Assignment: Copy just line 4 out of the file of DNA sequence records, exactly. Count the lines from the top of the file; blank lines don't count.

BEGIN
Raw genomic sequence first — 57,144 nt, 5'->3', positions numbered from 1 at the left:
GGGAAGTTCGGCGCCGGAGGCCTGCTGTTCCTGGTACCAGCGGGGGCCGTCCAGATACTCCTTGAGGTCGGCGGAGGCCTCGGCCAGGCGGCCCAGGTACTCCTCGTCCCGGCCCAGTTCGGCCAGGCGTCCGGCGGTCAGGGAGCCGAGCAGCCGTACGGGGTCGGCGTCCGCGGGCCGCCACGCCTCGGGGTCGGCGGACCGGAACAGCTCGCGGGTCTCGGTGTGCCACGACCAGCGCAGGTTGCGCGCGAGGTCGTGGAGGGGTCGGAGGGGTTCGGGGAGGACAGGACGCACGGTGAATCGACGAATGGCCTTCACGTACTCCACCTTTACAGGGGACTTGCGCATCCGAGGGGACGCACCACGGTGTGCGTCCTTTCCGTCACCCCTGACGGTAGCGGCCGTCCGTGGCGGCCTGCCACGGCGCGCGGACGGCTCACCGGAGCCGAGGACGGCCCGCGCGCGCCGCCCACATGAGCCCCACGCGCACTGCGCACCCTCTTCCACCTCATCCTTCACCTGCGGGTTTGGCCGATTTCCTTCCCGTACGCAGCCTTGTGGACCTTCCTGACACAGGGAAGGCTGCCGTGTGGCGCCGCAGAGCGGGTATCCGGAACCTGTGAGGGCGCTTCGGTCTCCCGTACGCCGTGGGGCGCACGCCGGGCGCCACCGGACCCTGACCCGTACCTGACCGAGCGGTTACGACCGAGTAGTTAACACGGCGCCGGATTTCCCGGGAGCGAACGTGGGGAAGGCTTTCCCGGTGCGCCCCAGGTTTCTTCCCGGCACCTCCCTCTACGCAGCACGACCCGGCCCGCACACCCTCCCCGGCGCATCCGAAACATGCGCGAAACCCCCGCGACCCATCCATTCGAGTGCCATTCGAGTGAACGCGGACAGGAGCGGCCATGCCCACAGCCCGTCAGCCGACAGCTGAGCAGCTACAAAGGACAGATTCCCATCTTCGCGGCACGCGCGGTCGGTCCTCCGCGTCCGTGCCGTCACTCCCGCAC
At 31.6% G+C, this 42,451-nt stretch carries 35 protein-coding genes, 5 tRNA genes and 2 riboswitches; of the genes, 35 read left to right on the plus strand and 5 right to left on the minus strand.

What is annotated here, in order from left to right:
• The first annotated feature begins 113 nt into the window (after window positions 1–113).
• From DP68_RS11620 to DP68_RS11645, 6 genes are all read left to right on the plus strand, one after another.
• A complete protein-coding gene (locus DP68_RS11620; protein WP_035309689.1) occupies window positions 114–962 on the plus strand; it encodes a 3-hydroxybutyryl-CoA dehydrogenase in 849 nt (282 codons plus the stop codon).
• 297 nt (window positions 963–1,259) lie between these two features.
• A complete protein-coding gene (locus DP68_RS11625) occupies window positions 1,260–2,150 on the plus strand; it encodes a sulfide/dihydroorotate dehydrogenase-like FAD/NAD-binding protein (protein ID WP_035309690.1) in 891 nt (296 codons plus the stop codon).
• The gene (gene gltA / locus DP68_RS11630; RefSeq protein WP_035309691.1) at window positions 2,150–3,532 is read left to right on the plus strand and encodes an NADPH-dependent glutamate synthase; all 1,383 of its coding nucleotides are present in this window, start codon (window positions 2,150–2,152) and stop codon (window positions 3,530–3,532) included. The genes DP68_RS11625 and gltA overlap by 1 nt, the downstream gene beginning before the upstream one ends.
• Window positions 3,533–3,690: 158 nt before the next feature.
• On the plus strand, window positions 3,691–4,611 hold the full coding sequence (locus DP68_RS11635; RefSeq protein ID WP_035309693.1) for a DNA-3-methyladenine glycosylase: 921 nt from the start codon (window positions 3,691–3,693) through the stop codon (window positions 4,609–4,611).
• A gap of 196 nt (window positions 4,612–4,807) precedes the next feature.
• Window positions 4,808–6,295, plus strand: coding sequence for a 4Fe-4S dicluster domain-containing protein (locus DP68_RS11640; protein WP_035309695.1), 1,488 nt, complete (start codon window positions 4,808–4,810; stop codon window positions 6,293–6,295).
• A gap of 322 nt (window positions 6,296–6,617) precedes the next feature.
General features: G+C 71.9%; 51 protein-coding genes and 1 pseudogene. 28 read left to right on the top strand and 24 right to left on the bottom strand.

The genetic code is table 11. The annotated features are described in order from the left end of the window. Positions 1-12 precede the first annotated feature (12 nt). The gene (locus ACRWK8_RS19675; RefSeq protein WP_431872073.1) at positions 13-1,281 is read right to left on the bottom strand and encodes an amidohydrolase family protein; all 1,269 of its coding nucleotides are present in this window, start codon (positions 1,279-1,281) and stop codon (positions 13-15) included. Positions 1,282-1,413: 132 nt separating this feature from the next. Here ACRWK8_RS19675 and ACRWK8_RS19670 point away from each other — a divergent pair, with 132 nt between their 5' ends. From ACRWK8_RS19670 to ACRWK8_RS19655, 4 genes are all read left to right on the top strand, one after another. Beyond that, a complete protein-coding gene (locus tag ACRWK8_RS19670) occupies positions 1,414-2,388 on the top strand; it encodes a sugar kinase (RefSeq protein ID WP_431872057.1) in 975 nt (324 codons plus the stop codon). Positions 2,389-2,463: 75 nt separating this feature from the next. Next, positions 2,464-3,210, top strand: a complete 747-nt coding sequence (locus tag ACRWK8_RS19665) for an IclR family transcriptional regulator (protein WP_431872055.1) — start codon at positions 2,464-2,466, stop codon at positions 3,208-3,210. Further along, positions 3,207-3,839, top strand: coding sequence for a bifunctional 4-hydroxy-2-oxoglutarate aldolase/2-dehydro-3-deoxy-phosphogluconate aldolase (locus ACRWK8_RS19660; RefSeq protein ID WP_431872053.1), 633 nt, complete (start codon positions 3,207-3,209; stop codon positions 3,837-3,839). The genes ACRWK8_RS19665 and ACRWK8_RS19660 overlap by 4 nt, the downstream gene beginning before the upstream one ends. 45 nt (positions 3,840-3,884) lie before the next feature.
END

What is annotated here, in order from left to right: